Bellbird continued in its 15-minute episode format for most of its run — although viewers constantly bemoaned the limited airtime. Its unusual timeslot, 6.40pm, made it a difficult sell to capital city viewers, but in the country it was a popular ritual to watch Bellbird leading up to the ABC news at 7.00pm.

By the end of 1975, Bellbird was reported to be on its last legs. Writers had simply run out of storylines for the close knit community, apparently.

Despite the rumours, ABC kept the show going into 1976 but in a new format — one 60-minute episode a week instead of the traditional four 15-minute episodes. This was not well received by fans and by the end of the year ABC decided to expand the series to three half-hour episodes a week.

This expansion to the show’s output was seen as a positive investment in the series by the broadcaster but it was to be short-lived. The radio serial Blue Hills had come to an end in 1976. As past and present cast of Bellbird were celebrating their show’s 10th anniversary in September 1977, they were to learn that ABC had dropped the series. Production was to wind up in November with the last episodes going to air before the end of the year. Cast members who only 12 months earlier had spoken lovingly of Bellbird for providing them a level of job security were suddenly about to be unemployed.

To its credit, at the time no other serial drama in Australia had managed the longevity of Bellbird. Commercial network success stories such as Number 96 and The Box coincidentally were also coming to an end during 1977 after six and four years respectively,.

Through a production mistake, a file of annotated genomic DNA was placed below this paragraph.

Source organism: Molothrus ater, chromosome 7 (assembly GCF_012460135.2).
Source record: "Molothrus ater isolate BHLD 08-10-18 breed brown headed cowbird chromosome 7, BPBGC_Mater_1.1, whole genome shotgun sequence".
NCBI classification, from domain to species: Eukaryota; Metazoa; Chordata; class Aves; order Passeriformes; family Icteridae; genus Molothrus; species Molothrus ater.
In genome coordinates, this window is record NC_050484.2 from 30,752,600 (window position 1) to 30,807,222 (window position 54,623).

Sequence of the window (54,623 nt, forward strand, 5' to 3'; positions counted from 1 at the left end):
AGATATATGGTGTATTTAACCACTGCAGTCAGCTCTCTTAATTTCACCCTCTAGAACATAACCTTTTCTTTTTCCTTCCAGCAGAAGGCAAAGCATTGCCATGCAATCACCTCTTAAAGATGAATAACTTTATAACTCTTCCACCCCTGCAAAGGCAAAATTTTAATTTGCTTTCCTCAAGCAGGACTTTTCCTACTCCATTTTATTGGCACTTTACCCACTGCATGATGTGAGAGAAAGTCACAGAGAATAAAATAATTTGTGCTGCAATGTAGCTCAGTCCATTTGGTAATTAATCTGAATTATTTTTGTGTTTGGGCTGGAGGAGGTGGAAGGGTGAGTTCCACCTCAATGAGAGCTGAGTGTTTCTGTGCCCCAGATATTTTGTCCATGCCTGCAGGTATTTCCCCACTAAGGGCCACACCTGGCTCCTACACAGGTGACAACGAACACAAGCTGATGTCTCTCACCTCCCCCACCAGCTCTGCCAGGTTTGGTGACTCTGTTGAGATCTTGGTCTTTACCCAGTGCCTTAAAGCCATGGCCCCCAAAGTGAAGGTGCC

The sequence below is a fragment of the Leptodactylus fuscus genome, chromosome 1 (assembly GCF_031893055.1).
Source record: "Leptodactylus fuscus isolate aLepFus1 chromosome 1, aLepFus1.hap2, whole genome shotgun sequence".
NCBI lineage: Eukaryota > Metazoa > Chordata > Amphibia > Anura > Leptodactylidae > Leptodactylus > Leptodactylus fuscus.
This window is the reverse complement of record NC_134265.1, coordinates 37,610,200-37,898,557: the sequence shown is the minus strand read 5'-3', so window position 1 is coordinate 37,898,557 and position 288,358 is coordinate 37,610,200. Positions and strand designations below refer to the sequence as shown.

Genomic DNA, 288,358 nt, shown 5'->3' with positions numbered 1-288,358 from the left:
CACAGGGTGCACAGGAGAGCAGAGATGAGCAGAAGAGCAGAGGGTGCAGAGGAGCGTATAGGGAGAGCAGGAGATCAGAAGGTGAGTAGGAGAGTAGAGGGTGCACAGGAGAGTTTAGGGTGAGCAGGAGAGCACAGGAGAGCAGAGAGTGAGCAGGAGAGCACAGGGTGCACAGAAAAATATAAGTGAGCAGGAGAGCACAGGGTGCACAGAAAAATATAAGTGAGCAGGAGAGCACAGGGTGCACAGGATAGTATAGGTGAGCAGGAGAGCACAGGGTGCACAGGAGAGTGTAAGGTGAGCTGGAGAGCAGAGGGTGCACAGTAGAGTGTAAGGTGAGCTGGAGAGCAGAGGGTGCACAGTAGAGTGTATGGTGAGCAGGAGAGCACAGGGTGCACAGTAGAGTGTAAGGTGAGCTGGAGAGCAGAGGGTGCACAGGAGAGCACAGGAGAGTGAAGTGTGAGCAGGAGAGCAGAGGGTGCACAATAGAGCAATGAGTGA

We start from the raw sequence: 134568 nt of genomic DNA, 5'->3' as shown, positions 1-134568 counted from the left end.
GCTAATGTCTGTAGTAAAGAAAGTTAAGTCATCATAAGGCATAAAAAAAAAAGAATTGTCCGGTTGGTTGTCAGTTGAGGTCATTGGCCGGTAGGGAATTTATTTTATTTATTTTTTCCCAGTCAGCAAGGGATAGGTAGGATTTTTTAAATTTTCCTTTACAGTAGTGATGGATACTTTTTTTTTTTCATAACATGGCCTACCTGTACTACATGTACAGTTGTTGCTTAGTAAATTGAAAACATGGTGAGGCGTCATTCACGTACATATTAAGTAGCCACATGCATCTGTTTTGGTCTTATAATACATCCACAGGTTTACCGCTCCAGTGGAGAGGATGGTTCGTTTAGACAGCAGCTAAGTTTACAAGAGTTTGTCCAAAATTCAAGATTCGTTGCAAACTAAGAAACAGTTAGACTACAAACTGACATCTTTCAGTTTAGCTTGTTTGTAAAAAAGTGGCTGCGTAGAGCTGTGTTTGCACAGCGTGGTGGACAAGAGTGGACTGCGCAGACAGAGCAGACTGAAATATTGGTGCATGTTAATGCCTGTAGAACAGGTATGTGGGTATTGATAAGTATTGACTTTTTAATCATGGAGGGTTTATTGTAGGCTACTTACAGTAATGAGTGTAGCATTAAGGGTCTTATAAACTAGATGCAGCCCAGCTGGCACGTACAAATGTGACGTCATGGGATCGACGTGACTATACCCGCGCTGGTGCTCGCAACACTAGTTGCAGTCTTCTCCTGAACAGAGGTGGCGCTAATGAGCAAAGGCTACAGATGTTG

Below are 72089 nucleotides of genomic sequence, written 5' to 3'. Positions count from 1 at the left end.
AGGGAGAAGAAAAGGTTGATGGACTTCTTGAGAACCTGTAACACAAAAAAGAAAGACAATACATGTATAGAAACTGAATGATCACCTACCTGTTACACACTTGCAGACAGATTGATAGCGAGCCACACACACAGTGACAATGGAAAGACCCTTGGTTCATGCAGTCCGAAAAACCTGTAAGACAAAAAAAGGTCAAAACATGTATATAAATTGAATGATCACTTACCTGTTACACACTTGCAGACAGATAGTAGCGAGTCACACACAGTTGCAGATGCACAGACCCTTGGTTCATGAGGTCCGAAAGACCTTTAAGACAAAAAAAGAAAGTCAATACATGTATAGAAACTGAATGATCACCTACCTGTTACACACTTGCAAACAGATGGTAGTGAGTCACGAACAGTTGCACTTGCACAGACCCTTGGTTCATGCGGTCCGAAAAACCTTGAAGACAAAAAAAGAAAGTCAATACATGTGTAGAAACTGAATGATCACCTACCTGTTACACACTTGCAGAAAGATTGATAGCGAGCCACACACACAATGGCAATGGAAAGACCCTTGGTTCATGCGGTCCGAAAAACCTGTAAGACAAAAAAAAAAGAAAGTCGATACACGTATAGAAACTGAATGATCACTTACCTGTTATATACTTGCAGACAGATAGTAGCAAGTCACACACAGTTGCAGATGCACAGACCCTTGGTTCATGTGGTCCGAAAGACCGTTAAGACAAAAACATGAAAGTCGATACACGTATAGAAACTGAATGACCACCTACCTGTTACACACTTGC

“Ten years is a good run for a show and I suppose we have got to cop it sweet,” Maurie Fields, who played town nasty John Quinney in the series for much of its run, told TV Times at the time. “They claim it didn’t rate in the city but I’ve just returned from Proserpine, where about 90 percent of people are Bellbird fans and I can say it’s still as strong as ever in the country.”

With Bellbird finished up by the end of 1977, ABC had announced a range of new titles for the year ahead: Twenty Good Years, the story of a Melbourne family spanning two decades from 1956; All The Green Year, based on the novel by author Don Charlwood; a children’s series, Nargun And The Stars; and The Truckies, starring Michael Aitken, John Wood, Colleen Hewett and Michael Carman.

Bellbird remains to this day the ABC’s longest-running drama series, having clocked up almost 1700 episodes over a ten year run. James Davern, a former Bellbird producer who ironically was later part of the ABC management that axed the show, years later went on to develop and produce Australia’s next successful rural-based soap, A Country Practice, that ran for 12 years across the Seven and Ten networks.


Source: TV Times, 1 March 1967, 15 March 1967, 5 April 1967. 5 July 1967, 23 August 1967, 10 February 1968, 30 March 1968, 22 May 1968, 12 June 1968, 22 April 1970, 11 December 1976. 24 September 1977, 1 October 1977. TV Week, 30 August 1969, 14 November 1970, 5 May 1973. Listener In-TV, 11 October 1975.



10 thoughts on “Back to Bellbird

    1. I played a small part in a show, riding my bike along with a few other children from the local primary school in Upper Beaconsfield, outside the local hall, a long Salisbury Road. I’m thinking it was around 1977. I was wearing a red jumper and would love to see the episode, any idea how I can track this down please?

      1. Very few Bellbird episodes still exist. Many of the original master tapes were wiped over or discarded. The National Film and Sound Archive in Canberra may have some remaining episodes but there are copyright limitations in making content available to the public.

  1. Please let me know if and where I can get bellbird. That was my first ever show I watched as a child as we didn’t have TV back then, so when we did get a TV that show was my first ever show I watched, there has to be something out there that has episodes available.

    1. I am not aware of any episodes being available anywhere. ABC policy at the time often saw many programs wiped to re-use videotape so many may be lost forever.

      The National Film and Sound Archive in Canberra may have some episodes in its collection but access is restricted.